Friday, November 30, 2012

Trapped in New Jersey

Today is the official end of hurricane season, and I'm very thankful to have been home from Hurricane Sandy for the last 16 days....

...However, according to official reports out of the American Red Cross, apparently I'm NOT home...and haven't been...since November 3rd. Yes, according to computer records, I'm still on the job in New Jersey....


This story actually begins before this...I had been working diligently in New Jersey for about 10 days, when I heard from Staffing at HQ that I wasn't really officially "on the job." Yup - they didn't have any record of me being in New Jersey...their records showed that I was still in Baltimore.

Tell that to the 7" stack of paper sitting in my in-box that I had been methodically whittling away at for the past 10 days.

I was scheduled to go home in two more days, so I mentioned to my manager that she might want to see about fixing things - because if I wasn't actually IN New Jersey, would I be able to actually go HOME from New Jersey....???

Apparently, she got things fixed, as I was able to out-process on November 13th, and I flew home the next day...back to good old, dependable Kansas City....

End of story, right?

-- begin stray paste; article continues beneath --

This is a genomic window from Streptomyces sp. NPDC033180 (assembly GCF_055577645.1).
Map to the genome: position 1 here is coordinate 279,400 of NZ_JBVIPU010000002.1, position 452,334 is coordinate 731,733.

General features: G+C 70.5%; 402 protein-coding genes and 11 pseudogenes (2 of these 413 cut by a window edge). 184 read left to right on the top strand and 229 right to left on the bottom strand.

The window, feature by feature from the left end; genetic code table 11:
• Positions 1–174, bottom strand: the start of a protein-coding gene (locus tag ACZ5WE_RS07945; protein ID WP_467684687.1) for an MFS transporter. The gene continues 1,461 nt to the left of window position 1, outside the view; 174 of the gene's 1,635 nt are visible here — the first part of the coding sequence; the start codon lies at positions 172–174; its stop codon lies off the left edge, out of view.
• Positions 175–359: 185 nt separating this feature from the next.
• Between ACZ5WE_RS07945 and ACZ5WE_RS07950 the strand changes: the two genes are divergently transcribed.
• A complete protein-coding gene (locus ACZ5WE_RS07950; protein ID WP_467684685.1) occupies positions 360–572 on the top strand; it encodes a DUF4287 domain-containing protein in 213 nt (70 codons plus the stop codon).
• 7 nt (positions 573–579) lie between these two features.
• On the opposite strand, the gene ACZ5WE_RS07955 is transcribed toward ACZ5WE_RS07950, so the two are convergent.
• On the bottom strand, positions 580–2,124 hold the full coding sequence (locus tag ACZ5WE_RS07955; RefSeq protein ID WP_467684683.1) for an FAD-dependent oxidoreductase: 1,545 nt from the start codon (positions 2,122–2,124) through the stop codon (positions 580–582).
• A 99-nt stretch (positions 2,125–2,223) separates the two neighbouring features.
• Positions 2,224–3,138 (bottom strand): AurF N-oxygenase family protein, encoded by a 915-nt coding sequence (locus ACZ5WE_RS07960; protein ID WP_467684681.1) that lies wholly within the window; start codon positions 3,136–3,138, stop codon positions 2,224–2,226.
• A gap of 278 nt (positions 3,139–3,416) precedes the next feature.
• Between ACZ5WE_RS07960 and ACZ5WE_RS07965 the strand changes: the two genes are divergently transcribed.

Two days ago, I got an email from someone within the Red Cross, who says, "You're home, right?"

Looking around at my own bed, in my own home, while my fur babies romped happily at my feet, I replied, "Yup. Pretty sure I am. Been home since the 14th. Why?"

"Because according to HQ, you're still in New Jersey. They don't show you as ever going home."

Well. I guess my manager fixed the problem of me not being in New Jersey...apparently, I've now taken up full-time residence there.

I was by now beating my head against the wall.

Really? Really? First, you don't even have me there to begin with, and now you don't have me going home??!

So...I am now trying to get this little error resolved, via long-distance, and hasn't it been fun?


I had been trying - without any success - to redeploy for a second stint to New Jersey, and wondered why it wasn't happening. Well - this explains it. I can't re-deploy to some place that I apparently never left to begin with....

I guess I'll enjoy my time in New Jersey...I gotta' admit, the traffic is certainly better this time around; the sleeping accommodations are awesome; and I've never been able to be surrounded by friends and family before while on a deployment.

I could get spoiled.



Sunday, November 25, 2012


Random musings on a Sunday evening....

*Thanksgiving was, as usual, quite wonderful...we spent the day at my parents' house, where we enjoyed a delicious and satisfying dinner. My aunt & uncle from Virginia were in town, and as I hadn't seen them in three years, it was very special catching up. I had made a delicious cranberry salad, using a recipe I got off of Pinterest, and it was quite tasty. Hubby said later that it was his favorite part of the meal - and either he's telling the truth, or he's brown-nosing because Christmas is coming!

Yummy! And easy...MY kind of recipe!

*That evening, we had friends and family over for our annual Thanksgiving Dessert Party, where everyone is asked to bring their favorite dessert. My counter top looked like a Pumpkin Fiesta, as we were overloaded with every thing imaginable made with pumpkin - bread, muffins, pies, cheesecakes - and my specialty, Pumpkin Lust. Yum.